BTC, Solana, and Restaking

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24 Jun 2024
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I recently read an article in one of my favorite WeChat public accounts, "Orange Book," titled "Crypto Impotence."


"A dreadful boredom is spreading through the crypto world, like the plague. No one knows where it started, but before you know it, this disease is everywhere."

Indeed, the recent tech scene has been devoid of noteworthy innovations. The only topics generating buzz are meme-related ones like Pepe, Trump, and Jenner. The last significant tech-focused hype might have been the "Pandora" duality of Picture Coins.

The primary market is similarly affected. While we haven't seen any groundbreaking "0 to 1" innovations, the "1 to 10" progress in various fields is still happening.

Our previous report focused on new perspectives across different layers of the ETH modular narrative. This time, let's look at the "1 to 10" advancements in the BTC, Solana, and Restaking fields.

1. BTC

Many people anticipated that Rune would create a lot of excitement, but it didn't. If BRC20 or Ordi were a pleasant surprise, Runes was a meticulously prepared ceremony waiting for the right moment. However, as the saying goes, "Great heat must die," at least in the short term. Long-term, protocols like Runes, Atomical, RGB & RGB++ are expected to revitalize BTC asset issuance. The BRC20 upgrade two months ago also aimed for greater functionality, making native stablecoins based on BRC20 much easier to implement.

The most noteworthy developments in the BTC ecosystem over the past two months, apart from the UTXO Stack I previously mentioned, are the projects Unisat, Fractal, Arch Network, and Quarry.

  • Fractal: It's essentially a 100% BTC fork but with block times reduced to 30 seconds. While some might dismiss it as a mere testnet, its significance lies in its stability and speed compared to BTC testnets, combined mining with the BTC mainnet, and seamless migration of assets and infrastructure from BTC. It also allows for faster implementation of controversial OP_CODES like OP_CAT and native ZK verifications, potentially enabling inscription-based contracts.
  • Arch: Unlike typical BTC EVM L2/sidechains, Arch introduces programmability to BTC through a ZKVM with a decentralized prover, functioning like a Layer 1.5. Transactions are triggered by L1 and executed within Arch's ZKVM, which then broadcasts the results back to the BTC mainnet.
  • Quarry: This infrastructure facilitates combined mining with BTC, allowing quick launch of POW chains secured by BTC miners' hashrate. It resembles EigenLayer's AVS rewards but targets miner hashpower security rather than POS holders.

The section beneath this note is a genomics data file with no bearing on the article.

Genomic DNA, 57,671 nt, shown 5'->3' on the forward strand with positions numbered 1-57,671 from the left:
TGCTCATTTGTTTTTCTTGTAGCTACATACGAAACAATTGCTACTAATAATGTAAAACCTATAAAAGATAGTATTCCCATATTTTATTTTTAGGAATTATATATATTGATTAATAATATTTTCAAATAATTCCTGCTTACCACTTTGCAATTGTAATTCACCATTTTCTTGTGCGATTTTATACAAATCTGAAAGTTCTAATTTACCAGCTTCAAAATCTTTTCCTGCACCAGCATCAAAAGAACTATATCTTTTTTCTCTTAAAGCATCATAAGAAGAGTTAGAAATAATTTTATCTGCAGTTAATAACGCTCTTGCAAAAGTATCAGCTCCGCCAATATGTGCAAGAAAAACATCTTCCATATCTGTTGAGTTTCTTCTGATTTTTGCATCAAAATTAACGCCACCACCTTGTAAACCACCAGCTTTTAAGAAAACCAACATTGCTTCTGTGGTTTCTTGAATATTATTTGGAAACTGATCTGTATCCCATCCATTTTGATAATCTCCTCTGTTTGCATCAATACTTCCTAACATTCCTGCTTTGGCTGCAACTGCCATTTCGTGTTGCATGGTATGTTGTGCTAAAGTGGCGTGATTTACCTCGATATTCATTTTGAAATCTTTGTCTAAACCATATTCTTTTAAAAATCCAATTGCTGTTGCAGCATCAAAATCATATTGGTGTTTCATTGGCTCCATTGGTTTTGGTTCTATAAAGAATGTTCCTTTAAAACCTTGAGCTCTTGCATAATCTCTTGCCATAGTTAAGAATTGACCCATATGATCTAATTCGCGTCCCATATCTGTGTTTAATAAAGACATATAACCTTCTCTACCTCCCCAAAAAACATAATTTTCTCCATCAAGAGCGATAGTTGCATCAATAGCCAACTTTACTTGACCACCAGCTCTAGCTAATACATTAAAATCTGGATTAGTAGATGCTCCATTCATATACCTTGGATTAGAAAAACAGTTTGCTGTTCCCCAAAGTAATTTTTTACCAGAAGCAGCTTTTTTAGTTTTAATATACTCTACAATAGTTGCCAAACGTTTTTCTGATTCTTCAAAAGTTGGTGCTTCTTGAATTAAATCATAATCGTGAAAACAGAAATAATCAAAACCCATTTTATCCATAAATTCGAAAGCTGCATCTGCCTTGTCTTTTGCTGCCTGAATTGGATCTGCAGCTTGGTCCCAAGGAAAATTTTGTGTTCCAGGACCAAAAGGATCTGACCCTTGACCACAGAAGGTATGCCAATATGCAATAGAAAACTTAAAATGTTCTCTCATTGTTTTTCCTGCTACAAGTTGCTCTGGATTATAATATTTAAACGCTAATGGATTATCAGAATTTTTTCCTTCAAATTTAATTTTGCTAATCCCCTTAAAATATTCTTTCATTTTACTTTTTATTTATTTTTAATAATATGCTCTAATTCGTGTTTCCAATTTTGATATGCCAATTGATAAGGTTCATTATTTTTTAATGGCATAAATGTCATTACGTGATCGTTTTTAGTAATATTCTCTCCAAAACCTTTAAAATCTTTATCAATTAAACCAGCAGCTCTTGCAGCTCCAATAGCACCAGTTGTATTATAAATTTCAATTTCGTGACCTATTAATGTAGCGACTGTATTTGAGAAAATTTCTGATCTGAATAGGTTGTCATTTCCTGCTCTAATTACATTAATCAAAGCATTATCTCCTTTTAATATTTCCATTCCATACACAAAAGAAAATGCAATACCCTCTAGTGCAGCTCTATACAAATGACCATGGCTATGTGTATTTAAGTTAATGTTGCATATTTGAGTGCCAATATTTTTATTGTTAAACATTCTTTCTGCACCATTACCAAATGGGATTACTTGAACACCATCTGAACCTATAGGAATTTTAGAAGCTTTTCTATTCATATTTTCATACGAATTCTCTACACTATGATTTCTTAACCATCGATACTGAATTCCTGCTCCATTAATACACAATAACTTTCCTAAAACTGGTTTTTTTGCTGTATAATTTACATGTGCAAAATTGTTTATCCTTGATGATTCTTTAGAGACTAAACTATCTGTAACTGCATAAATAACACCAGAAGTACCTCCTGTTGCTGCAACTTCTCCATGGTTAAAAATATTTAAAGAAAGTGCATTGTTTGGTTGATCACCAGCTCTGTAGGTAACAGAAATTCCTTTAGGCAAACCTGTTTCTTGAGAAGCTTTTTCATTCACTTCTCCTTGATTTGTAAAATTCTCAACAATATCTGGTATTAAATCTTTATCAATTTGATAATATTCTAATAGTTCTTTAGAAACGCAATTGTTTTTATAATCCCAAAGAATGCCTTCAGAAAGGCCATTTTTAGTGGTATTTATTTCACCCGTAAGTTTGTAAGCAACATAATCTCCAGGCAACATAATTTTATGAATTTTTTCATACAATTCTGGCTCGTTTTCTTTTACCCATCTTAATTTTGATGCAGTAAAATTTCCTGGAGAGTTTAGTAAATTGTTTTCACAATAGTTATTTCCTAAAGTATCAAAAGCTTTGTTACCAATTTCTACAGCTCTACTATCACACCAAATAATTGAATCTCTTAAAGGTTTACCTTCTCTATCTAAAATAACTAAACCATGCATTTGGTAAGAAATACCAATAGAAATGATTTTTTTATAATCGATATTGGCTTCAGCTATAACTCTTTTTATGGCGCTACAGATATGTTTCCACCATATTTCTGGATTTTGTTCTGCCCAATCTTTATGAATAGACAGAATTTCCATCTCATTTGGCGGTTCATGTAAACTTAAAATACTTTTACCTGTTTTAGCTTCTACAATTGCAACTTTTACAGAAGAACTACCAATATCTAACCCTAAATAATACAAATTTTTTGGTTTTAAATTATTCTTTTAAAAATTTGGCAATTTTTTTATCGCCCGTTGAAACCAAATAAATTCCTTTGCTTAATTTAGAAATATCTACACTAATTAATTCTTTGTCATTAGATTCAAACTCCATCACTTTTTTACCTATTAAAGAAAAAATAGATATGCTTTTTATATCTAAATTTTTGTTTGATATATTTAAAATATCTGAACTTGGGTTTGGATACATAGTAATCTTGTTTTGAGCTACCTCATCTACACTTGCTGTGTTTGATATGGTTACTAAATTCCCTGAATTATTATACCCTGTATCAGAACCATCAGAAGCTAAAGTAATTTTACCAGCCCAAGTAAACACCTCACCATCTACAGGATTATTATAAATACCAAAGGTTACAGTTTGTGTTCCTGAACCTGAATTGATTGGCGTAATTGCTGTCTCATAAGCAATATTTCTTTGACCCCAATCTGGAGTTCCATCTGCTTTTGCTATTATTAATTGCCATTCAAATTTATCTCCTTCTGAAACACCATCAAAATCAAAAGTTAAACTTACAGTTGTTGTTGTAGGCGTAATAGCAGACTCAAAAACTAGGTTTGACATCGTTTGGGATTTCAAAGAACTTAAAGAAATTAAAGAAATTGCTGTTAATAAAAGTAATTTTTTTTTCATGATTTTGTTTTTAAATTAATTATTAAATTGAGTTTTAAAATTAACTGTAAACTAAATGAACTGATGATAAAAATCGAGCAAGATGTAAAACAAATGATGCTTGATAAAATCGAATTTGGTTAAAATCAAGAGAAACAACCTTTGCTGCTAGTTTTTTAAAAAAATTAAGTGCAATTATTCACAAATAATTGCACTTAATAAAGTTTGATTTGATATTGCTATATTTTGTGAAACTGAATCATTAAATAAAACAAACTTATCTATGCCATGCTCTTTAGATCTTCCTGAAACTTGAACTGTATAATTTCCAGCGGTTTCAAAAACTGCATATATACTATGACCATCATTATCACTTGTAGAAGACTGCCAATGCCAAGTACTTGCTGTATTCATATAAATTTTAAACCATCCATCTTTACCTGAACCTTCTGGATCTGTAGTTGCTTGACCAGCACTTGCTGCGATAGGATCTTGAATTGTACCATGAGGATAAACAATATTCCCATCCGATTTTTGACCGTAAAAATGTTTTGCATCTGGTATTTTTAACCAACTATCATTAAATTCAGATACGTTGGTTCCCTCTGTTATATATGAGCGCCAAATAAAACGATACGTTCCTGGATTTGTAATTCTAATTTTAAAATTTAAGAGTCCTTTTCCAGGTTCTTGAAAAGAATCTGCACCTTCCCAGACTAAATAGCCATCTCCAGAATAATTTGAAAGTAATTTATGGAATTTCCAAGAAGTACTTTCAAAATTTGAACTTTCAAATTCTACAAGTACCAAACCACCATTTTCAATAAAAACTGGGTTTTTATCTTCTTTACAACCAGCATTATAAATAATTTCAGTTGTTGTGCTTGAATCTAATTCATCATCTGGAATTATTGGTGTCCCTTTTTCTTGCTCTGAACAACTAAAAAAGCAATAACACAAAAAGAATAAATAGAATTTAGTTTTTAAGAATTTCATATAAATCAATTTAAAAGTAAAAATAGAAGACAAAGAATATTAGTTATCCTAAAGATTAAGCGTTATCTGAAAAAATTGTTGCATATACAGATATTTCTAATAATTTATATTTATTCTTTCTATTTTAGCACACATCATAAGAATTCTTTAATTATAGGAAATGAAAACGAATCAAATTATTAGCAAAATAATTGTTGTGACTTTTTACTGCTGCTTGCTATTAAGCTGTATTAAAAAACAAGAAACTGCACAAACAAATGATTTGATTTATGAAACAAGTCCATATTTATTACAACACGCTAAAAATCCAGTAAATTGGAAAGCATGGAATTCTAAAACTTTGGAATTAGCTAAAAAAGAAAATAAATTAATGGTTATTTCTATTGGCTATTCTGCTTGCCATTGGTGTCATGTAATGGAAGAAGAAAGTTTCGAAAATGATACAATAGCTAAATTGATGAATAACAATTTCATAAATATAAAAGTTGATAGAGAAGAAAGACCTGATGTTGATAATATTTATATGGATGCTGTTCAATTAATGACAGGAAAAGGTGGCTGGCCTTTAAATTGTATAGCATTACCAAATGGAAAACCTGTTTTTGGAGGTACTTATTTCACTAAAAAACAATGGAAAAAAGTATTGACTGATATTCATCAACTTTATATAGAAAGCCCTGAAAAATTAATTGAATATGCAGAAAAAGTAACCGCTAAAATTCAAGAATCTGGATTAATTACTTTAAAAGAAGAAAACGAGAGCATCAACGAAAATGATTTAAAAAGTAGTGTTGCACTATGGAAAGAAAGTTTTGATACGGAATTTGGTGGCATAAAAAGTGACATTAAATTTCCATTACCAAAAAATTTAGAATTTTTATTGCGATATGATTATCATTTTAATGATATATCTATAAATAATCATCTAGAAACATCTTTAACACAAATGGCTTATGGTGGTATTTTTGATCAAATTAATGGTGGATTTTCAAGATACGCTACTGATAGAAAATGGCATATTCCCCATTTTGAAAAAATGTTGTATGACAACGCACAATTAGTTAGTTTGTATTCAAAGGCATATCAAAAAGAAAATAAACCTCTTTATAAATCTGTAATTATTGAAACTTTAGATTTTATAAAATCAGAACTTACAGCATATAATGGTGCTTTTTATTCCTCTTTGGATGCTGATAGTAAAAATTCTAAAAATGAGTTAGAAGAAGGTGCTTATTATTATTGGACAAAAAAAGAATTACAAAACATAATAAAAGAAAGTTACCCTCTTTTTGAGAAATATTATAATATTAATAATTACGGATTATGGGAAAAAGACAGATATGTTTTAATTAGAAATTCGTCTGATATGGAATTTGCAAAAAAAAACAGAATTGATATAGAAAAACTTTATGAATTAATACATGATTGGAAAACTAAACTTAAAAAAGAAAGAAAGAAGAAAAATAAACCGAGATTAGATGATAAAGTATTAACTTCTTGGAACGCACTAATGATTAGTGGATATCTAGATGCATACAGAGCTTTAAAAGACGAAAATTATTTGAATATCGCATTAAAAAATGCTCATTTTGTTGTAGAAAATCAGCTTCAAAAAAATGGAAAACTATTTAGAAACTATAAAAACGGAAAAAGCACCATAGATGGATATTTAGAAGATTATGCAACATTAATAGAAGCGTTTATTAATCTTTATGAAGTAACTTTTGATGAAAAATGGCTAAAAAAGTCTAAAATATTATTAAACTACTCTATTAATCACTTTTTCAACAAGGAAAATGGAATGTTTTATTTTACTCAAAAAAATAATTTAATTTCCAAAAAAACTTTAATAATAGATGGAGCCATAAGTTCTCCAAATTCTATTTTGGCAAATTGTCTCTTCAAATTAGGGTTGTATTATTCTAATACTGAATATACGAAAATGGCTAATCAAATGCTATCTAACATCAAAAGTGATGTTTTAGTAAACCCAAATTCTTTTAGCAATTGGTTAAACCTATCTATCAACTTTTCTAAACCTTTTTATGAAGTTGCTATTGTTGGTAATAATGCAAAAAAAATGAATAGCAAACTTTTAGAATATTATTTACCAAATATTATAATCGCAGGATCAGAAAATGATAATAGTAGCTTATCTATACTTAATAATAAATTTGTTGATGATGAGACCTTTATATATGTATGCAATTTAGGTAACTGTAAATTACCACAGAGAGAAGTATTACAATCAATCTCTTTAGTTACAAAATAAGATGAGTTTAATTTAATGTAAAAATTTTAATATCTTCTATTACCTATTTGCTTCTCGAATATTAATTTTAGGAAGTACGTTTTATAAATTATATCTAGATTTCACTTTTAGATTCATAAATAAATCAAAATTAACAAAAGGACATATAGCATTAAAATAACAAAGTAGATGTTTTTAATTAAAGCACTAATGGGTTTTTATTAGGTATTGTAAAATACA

2. Solana

Solana has recently been exploring the concept of modularity, a departure from its traditional monolithic chain approach. Projects like MagicBlock, Sonic, Solforge, and Mantis are pioneering this shift.

  • MagicBlock: This project focuses on ephemeral rollups, akin to "use and delete" concepts. Initially proposed by AltLayer, MagicBlock aims to be a solution for Solana's full-chain gaming engine.
  • Sonic: This gaming appchain leverages the HyperGrid Framework, facilitating easy deployment of SVM appchains, similar to how XAI functions on Arb.
  • Solforge: A general-purpose appchain stack, positioning itself as the SVM version of OP Stack or Arbitrum Orbit.
  • Mantis: An SVM rollup acting as an intent settlement layer, not limited to the Solana ecosystem, supporting both Solana and EVM-related orderbook flows.

Key points of interest:

  1. Despite Solana's high performance, single games can significantly impact chain capacity, prompting a move towards modularity.
  2. Solana's founder has shown a more neutral stance towards modularity this year.
  3. Many within the Solana Foundation and developers support the move towards modularity.
  4. Notable figures like Multicoin's Kyle still oppose this concept.

The next 6-12 months will be interesting for Solana's infrastructure, particularly with the anticipated release of FireDancer, which promises significant improvements in TPS and stability.

3. Restaking

Restaking has been the hottest field in the past six months. However, there's confusion about the differences between the two leading projects: Babylon and EigenLayer.

  • EigenLayer: Known for its smart contract capabilities, EigenLayer supports complex slashing mechanisms, exemplified by AVS EigenDA. However, it lacks the unique features of Babylon, such as EOTS and BTC timestamp protocols, enabling native BTC restaking.
  • Babylon: Focusing on native BTC restaking, Babylon's strengths lie in preventing long-range attacks and kickstarting POS security consensus through BTC timestamps. More complex applications require "expansion packs" like Chakra or SatLayer, which add smart contract capabilities to Babylon.

To summarize, Babylon + Chakra/SatLayer = EigenLayer in functionality. Babylon projects like Solv Protocol and Lorenzo mirror EtherFi and Renzo in the LRT ecosystem. EigenLayer's expanding stack includes projects like Ethos for AVS coordination and Aethos for programmable policy layers, making it increasingly similar to AWS for blockchain.

Interestingly, despite widespread VC interest, the most challenging field for investments is Ton, noted for its higher investment difficulty compared to ETH or Solana.
In the next report, I might cover Ton if there's an opportunity.

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